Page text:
Adolescent Hearing Loss Tests Often Fail To Indicate If A Teen Is At Risk

Adolescent Hearing Loss
Subjective hearing loss screening tests do not work for teens. Photo courtesy of Shutterstock

Children with mild hearing loss are more likely to repeat a grade in school and will lose, on average, between $220,000 and $440,000 in lost wages as they get older. A recent study conducted at the Penn State College of Medicine has revealed that standard screening tests administered by the state and schools fail to identify hearing loss in teenagers due to their inability to test objectively.

"We found that you can't rely on the Bright Futures questions to select out teenagers at high risk for hearing loss who would warrant an objective screen," Dr. Deepa Sekhar, assistant professor of pediatrics, said in a statement. "Although our test had more false positives, we caught 100 percent of the students with hearing loss.”

Sekhar and her colleagues asked 11th-grade students at a nearby high school to answer 10 Bright Futures hearing screening questions along with the Pennsylvania state-mandated hearing test, where children are asked to raise their hand after hearing a tone. Researchers also administered a hearing test they developed to detect high-frequency noise-related hearing loss. A smaller sample of children underwent additional testing in a soundproof booth.

While the screening tests developed by the research team had 100 percent sensitivity for adolescent hearing loss, the Pennsylvania state-mandated screening only had a sensitivity of 13 percent. Bright Futures questions, Pennsylvania state screening, and additional questions were not specific toward adolescent hearing loss. The American Academy of Pediatrics recommends subjectively screening adolescents at risk for hearing loss before administering objective screening tests.

Standard hearing tests administered by school or the state generally screen for low-frequency hearing loss, which is often associated with ear infections and fluid in the ear of younger children. These tests tend to miss signs of high-frequency hearing loss. Researchers from Penn States are looking to develop an objective hearing screening test for teens with high-frequency tones over 3,000 Hertz, the standard unit of measurement for frequency.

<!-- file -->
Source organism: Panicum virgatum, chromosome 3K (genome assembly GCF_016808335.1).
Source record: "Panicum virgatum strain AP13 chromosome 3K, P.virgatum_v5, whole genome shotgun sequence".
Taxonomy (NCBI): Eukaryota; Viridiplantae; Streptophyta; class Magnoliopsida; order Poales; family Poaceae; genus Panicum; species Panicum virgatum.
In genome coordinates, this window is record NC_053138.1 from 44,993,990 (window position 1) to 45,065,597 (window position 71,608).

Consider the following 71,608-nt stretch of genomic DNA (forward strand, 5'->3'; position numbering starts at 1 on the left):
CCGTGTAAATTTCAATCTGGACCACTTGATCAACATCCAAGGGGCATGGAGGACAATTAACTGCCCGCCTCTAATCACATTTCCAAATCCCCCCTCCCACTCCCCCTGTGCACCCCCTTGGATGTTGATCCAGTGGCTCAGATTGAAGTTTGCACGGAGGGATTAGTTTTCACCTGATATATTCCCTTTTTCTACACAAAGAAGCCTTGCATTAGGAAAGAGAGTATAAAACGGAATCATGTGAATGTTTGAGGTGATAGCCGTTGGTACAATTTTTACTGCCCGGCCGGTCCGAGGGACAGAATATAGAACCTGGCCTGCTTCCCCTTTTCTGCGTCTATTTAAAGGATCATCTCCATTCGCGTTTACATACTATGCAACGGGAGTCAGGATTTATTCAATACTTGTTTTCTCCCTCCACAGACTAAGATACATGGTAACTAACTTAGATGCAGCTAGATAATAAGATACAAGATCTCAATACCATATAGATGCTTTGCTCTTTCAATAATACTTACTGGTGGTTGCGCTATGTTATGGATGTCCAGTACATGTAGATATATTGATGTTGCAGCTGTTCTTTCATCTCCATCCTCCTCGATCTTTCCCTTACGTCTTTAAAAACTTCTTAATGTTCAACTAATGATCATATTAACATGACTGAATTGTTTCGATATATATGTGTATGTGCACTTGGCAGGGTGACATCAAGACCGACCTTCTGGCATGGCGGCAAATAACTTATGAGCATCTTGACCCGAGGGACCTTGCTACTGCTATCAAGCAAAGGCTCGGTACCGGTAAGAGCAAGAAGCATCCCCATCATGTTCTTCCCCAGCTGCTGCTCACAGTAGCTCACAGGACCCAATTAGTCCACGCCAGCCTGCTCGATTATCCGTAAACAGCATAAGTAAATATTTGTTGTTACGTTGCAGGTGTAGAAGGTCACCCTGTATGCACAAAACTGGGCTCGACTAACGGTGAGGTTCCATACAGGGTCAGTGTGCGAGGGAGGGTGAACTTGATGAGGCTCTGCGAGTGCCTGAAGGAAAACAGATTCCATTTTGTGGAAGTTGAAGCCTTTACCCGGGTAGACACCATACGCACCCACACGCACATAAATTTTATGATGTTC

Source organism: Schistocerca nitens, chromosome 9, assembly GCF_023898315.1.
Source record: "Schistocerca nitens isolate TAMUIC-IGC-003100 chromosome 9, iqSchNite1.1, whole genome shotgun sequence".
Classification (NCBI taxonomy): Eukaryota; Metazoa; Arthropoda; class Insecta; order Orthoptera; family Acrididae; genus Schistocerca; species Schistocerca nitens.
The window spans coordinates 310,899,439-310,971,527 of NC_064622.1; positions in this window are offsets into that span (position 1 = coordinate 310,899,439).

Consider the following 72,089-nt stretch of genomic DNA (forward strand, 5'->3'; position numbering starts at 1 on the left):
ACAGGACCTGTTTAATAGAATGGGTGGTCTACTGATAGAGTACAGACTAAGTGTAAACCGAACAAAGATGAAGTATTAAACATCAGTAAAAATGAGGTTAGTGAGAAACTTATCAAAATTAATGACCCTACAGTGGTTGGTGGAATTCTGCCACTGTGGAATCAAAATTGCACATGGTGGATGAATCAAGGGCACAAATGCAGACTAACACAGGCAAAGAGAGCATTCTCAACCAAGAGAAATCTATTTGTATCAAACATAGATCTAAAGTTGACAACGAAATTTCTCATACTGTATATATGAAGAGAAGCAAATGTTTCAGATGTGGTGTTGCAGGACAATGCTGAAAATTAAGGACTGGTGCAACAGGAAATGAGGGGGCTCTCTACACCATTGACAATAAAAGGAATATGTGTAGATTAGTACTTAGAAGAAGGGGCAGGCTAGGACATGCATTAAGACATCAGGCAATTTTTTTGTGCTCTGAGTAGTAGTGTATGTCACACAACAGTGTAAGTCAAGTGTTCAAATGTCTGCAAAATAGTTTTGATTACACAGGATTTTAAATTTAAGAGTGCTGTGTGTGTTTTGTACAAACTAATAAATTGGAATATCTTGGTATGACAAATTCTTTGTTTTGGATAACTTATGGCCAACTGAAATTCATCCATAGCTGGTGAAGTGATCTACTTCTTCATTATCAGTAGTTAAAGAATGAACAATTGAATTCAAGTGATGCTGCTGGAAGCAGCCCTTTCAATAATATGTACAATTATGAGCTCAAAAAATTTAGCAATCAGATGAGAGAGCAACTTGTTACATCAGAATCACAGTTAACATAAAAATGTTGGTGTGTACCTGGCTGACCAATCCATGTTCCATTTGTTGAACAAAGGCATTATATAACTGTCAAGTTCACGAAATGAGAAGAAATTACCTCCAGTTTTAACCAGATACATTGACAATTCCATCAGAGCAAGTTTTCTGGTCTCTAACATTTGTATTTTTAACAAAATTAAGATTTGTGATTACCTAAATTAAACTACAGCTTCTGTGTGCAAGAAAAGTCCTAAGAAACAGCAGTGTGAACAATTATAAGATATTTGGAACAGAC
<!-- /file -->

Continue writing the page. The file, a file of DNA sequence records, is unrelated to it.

"The onset of high-frequency hearing loss is often very insidious and the symptoms are often very subtle," Sekhar added. "It's important to identify hearing problems at any age because of the impact it can have on all different areas of life, including academic success, workplace advancement, and social relationships."

According to the American Speech-Language-Hearing Association, children with mild hearing loss often struggle with learning vocabulary, grammar, word order, idiomatic expressions, and other aspects of verbal communication. Data from the National Health and Nutrition Examination Survey has shown that one out of every five Americans between the ages of 12 and 19 suffers from some kind of hearing loss.

Source: Paul I, King T, Zalewski T, Sekhar D. Current office-based hearing screening questions fail to identify adolescents at risk for hearing loss. Journal of Medical Screening. 2014. 

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